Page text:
My seventh novel, The Memory Trap, was published last week, although my work on the book finished some months ago. It was then that I corrected the third proof pages and sent them back to my publisher. Four years of work completed, four years of life passed. I should have settled back and savoured the moment, instead I was assaulted by a battery of not-unfamiliar questions. Will I ever write another novel? Do I want to write another novel? And if I don’t write another novel, how then to make the days pass? I felt emptied out, not a spark of an idea. Not a spark. So terrified was I of the void, I found myself in a panicky riffling through the piles of unread books which had mounted up in the previous four years. I needed to fill up, I needed to know there’d be another novel.
I began with a biography of the poet Rilke and then moved on to the memoirs of the remarkable Lou Andreas-Salomé, writer, psychologist, lover of Rilke and Nietzsche, close friend of Freud. At this filling-up stage when a novel is finished, I select books on the slightest provocation and never reflect much on the process; I assume that some logic will emerge which will help shape the next novel. So when I found myself in a frantic searching for every possible translation of one of Rilke’s love poems to Lou, ‘Blot out My Eyes and I’ll still See You’, I plunged ahead without question. I was rummaging around in passionate territory. Perhaps my next novel would centre around a big, unconventional love – or several loves. I reached for my pen, scribbled a couple of sentences, but the ideas were drivel and I put the notebook down. Far too soon for sensible words of my own.
I read Richard Holmes’s Age of Wonder, a marvellous idiosyncratic plunge into the hearts and minds of 19th century scientists, those romantics geniuses who were captivated by the new worlds they were in the process of revealing. I read about William Herschel’s telescopes and his discovery of Uranus, and Caroline Herschel’s extraordinary mapping of the distant skies. Then to the early balloonists for whom discovery was far more powerful than danger, and Mungo Parks, the deeply humane adventurer and explorer into deepest darkest Africa. Holmes, who knows more than most about the romantic novelists and poets, explores the new mechanical age through Mary Shelley’s profound and poignant novel Frankenstein, or the Modern Prometheus. I love Richard Holmes’s book. Descartes named wonder as the first of the passions; I am filled with wonder as I read about these men and women who, inspired by wonder pushed against the boundaries of knowledge and understanding. Such lives they enjoyed.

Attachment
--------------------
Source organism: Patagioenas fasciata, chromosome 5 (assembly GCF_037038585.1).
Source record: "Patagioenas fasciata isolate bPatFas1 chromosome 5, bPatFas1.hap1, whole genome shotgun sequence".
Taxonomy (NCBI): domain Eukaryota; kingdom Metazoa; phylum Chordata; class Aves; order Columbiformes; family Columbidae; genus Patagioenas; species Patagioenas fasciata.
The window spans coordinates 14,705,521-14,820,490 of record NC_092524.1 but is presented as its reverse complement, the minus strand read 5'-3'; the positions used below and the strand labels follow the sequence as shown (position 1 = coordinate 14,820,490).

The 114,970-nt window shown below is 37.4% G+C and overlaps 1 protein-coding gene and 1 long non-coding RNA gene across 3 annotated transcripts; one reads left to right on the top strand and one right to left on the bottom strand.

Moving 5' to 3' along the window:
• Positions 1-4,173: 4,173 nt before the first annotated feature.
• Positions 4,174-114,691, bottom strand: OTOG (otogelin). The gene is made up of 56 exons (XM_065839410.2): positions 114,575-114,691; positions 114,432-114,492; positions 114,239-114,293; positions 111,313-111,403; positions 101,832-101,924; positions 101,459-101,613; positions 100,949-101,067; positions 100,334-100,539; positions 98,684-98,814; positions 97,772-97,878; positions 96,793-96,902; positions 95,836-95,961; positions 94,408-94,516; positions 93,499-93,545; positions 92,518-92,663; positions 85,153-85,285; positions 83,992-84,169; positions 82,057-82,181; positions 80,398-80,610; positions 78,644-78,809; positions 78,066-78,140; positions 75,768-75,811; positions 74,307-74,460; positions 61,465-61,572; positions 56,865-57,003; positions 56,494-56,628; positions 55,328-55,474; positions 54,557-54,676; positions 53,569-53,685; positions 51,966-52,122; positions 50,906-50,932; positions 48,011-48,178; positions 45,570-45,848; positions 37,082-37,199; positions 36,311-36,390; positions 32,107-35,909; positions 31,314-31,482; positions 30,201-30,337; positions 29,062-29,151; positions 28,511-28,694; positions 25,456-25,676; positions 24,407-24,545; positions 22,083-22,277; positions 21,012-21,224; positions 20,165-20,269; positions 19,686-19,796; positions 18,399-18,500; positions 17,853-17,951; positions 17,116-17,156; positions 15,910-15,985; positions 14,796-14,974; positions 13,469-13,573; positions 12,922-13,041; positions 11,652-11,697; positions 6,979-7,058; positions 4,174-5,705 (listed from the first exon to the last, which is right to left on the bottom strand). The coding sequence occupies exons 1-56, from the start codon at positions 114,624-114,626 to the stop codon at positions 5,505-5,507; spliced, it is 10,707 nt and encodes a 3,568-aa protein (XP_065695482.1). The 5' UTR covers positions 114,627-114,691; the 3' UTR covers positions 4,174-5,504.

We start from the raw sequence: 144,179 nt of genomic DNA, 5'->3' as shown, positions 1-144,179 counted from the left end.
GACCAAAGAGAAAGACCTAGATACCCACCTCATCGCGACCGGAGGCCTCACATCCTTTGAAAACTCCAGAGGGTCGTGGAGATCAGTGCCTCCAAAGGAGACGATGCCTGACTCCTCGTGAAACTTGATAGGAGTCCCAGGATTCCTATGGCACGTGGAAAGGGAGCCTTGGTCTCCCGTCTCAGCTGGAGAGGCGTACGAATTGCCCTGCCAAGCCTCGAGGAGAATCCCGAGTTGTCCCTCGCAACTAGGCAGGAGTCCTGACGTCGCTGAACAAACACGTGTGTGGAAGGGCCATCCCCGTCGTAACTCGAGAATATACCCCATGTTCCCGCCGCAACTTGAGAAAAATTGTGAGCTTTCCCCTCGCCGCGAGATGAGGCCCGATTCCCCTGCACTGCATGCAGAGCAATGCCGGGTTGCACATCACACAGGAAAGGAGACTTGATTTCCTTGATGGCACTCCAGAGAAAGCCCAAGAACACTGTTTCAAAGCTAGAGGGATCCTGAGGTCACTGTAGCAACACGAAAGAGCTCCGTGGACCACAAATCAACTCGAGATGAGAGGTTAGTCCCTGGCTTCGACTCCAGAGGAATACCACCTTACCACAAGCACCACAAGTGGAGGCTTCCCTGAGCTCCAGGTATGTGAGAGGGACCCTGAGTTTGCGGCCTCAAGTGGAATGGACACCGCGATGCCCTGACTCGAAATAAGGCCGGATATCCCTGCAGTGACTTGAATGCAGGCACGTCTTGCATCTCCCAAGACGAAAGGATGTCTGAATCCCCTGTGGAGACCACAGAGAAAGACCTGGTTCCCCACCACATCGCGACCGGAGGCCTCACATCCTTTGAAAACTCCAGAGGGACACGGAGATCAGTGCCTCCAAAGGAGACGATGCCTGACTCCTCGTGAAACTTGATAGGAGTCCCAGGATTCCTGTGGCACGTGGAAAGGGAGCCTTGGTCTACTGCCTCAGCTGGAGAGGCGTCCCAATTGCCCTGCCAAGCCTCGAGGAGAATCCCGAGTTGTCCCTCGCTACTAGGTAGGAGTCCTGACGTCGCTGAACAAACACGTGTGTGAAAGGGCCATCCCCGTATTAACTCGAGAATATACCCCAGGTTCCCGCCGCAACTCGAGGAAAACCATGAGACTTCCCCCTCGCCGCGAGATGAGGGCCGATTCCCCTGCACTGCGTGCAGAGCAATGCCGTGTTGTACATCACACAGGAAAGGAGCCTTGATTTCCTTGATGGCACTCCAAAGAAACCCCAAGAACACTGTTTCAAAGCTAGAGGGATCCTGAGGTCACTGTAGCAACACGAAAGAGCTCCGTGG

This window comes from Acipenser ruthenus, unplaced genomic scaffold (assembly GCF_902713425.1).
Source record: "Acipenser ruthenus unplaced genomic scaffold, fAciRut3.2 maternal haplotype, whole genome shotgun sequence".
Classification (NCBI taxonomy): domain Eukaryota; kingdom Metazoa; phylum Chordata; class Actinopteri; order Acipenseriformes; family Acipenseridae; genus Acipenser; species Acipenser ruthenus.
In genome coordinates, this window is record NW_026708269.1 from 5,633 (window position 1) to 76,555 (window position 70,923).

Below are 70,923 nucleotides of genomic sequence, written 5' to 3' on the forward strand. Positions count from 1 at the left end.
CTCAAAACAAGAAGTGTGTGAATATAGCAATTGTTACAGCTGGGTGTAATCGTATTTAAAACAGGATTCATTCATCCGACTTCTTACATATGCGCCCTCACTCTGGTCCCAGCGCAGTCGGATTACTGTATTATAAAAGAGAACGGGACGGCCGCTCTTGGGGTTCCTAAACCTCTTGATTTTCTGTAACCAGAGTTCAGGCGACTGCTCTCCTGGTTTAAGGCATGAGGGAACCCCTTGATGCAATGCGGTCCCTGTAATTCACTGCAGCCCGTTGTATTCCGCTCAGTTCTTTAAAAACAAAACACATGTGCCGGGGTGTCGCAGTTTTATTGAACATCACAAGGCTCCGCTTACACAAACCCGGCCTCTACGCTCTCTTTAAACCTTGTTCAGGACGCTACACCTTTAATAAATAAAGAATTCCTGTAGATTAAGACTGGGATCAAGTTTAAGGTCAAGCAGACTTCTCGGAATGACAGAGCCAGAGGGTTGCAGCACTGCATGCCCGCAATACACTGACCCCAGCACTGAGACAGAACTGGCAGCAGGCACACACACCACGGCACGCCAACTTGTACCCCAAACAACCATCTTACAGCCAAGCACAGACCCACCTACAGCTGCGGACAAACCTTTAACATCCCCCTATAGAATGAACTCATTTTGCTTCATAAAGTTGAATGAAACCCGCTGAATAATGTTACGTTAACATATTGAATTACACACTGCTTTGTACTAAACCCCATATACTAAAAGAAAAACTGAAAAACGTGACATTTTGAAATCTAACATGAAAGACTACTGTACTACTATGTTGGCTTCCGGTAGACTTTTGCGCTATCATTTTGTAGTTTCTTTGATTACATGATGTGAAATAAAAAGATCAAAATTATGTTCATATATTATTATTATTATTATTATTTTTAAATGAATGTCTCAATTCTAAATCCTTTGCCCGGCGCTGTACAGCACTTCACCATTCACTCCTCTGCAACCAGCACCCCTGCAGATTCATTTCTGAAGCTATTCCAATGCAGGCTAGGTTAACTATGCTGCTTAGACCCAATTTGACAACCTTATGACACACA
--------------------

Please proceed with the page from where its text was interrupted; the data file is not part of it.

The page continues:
As for my own life, despite having received the advance copies of The Memory Trap, things were pretty drab. There’s the foreboding about reviews, and the quiet niggle of a book before the publicity has taken hold, and of course the bruising absence of my beloved. I long for the conversations of the past. I plan topics for discussion, I rehearse ideas and arguments, I talk aloud in the empty rooms. All of it is cruelly unsatisfying. Better, I think, to confine the discussion to my imagination. I make side-trips to Yehudi Amichai’s blood-boiling poetry and to a couple of early Iris Murdoch novels. I curse Peter Conradi yet again for being so bloody coy and disingenuous in his biography about her. And I reach for Jane Austen as I have done before in extremis: Mansfield Park and Sense and Sensibility are entirely satisfying.
On May 1st, the official publication date of The Memory Trap, I open After the Victorians by A.N. Wilson, a book I’ve had sitting on my shelf for years. (Incidentally, I far prefer Wilson’s messy book about Iris Murdoch to Conradi’s smug production.) Like The Age of Wonder, A.N. Wilson’s After the Victorians is another idiosyncratic history, and like the Holmes, it revels in art and literature. Wilson’s book stops in the early fifties, the period when my own life began.